• Dor Nachshoni

5 Steps to Great Leadership

Decades of research on what qualities create great leadership have reached a clear conclusion. Here are the 5 distinguishing characteristics and behaviours that distinguish the truly great leaders in business, politics, and elsewhere.





1. Optimistic and Inspirational. Great leaders have a positive “can-do” approach that helps to inspire and motivate followers. One problem we often see in the U.S. politics, for example is negative campaigning/mudslinging. Rather than focusing on a positive, inspirational future, poor leaders use fear tactics and focus on their opponent’s negatives. This is a no-win situation when both sides do it, as voters feel like they have to choose the “lesser of two evils.”


2. Positive Role Model. Great leaders are people with the skills, commitment, and character that we want to emulate. The very best lead by example and aren’t afraid to roll up their sleeves and work side-by-side with followers. Alexander the Great was a successful military leader who was beloved and respected by his troops because he led the charge into battle. Being a positive role model also means being an ethical and responsible leader – doing the right thing and having good character.


3. True Concern for Followers. Truly great leaders develop their followers’ leadership capacity. They share and “co-create” leadership with followers. You can’t do this if you don’t listen to followers and have a genuine concern for their needs and welfare. The very best leaders try to reach out to ALL followers, unifying, rather than dividing them.


4. Challenge, AND Support. The very best leaders don’t coddle followers, but challenge them to get engaged, be innovative, take risks, and together – leaders and followers – are able to achieve extraordinary results. Setbacks or errors are used as positive learning experiences to make the team better.


5. Humility. Don’t get me wrong, great leaders have high levels of self-confidence and are able to self-promote, but the very best leaders possess an important form of humility that helps make them truly great. This humility is the ability to admit when you make mistakes, and, importantly, to learn from mistakes. Knowing and acknowledging that you may be wrong. This requires seriously listening to followers and seeking their feedback. This humility keeps the leader on the right path.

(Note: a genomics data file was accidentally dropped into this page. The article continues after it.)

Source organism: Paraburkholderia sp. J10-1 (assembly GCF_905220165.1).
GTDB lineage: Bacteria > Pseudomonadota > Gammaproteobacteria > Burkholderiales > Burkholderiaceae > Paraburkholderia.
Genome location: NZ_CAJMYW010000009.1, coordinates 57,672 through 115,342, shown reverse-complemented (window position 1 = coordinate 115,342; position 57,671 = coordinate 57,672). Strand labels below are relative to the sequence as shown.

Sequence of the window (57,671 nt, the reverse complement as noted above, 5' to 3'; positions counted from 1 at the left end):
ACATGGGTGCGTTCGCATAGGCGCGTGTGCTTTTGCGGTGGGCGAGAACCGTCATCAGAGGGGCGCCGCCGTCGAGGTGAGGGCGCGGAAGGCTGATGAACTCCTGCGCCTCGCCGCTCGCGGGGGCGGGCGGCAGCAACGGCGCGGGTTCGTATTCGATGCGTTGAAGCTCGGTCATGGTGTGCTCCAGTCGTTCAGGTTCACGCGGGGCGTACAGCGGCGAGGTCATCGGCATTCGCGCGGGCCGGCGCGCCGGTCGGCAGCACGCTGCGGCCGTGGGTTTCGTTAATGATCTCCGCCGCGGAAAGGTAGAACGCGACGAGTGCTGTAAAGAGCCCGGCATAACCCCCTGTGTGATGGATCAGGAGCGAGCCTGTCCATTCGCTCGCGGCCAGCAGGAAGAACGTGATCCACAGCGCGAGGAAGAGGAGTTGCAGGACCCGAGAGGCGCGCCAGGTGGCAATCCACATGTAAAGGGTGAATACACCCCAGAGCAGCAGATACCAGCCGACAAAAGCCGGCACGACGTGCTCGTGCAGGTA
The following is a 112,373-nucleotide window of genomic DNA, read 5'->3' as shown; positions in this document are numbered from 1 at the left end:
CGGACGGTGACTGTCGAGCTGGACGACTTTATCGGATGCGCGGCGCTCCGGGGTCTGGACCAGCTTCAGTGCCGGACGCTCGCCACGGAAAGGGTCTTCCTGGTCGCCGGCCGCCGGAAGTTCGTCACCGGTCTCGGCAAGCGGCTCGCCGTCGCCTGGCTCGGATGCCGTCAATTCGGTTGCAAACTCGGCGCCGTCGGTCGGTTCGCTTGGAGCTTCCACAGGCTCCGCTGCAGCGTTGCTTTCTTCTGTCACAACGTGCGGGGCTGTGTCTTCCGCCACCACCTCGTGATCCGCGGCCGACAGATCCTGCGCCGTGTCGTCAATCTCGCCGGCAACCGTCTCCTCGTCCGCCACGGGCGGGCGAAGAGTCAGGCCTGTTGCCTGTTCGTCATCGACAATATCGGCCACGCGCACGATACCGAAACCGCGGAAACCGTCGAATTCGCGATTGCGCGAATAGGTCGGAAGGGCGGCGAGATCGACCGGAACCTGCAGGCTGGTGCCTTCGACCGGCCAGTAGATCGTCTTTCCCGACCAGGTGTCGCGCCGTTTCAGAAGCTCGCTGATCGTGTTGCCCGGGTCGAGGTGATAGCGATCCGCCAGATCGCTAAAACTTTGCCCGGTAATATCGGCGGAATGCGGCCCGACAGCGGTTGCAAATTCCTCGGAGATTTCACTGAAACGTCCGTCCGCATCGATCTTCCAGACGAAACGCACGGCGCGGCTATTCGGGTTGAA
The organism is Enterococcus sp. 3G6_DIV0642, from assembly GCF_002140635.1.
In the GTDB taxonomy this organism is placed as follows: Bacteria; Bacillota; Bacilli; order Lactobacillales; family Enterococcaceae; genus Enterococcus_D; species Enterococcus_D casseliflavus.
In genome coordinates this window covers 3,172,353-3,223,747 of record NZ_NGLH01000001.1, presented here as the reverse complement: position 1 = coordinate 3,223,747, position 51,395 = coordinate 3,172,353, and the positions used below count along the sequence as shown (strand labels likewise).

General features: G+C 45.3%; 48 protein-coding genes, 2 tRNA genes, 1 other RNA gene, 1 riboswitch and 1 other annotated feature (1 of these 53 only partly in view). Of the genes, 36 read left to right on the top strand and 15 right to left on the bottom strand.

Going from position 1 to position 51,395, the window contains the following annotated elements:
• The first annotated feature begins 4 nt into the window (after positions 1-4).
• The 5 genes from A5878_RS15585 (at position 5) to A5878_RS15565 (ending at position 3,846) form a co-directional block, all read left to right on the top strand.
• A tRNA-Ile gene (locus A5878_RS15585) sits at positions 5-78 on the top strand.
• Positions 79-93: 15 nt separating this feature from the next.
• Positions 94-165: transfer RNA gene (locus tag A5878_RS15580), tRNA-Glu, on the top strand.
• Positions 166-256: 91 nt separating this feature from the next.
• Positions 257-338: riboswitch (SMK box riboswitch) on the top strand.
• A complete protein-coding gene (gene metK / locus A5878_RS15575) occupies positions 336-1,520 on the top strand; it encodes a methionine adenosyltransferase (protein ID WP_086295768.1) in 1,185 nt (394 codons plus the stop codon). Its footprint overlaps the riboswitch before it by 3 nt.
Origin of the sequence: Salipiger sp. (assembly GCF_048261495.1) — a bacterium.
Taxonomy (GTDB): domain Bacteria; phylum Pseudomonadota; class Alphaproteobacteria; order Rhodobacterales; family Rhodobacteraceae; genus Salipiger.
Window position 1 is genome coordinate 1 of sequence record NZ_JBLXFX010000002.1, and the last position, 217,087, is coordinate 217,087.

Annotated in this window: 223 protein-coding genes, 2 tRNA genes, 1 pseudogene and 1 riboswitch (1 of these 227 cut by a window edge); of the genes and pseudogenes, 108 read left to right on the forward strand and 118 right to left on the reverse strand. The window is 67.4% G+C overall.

5 free online courses to develop effective leadership skills


How to Lead Your Team Remotely


Managers across creative teams share their best practices to thoughtfully lead from afar.


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Communicating Effectively: How to Inspire and Convince


In order to be effective, leaders need a high tolerance of complexity. Beyond this, they need to inform their people and the outside world of their strategies, policies and decisions. Effective leaders are often inspiring communicators - their own high tolerance of complexity helps them reduce this complexity to a concise and powerful message. Your sense making mindset is therefore of critical importance to motivate others to follow and support you. Your ability to inspire and convince is largely dependent on the way you frame your message, and on your skills at playing the game of framing and reframing. You will learn


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The Path-Goal Theory of Leadership


Subscribe to Alanis Business Academy on YouTube for updates on the latest videos: https://www.youtube.com/alanisbusinessacademy?sub_confirmation=1 What effect​ do subordinates and the environment have on leader behavior? Find out the answer to that question and more as we explore the Path-Goal Theory of Leadership.


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Culture | How to Support Team Culture


Culture is not so easily defined. We think about culture as the mix of ingredients to get a recipe right. How to support team culture with Learoy Tonight will provide you with the skills and knowledge to understand what drives culture and what you can do to create and foster the one that's right for you.

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Building two-way trust in a virtual workplace


Katie Wan (Eko), Sandra Rutten (Inmarsat) and Will Messent (Kumon UK) continue their discussion about building two-way trust in the virtual workplace, now discussing the crucial role of communications during this time of crisis.


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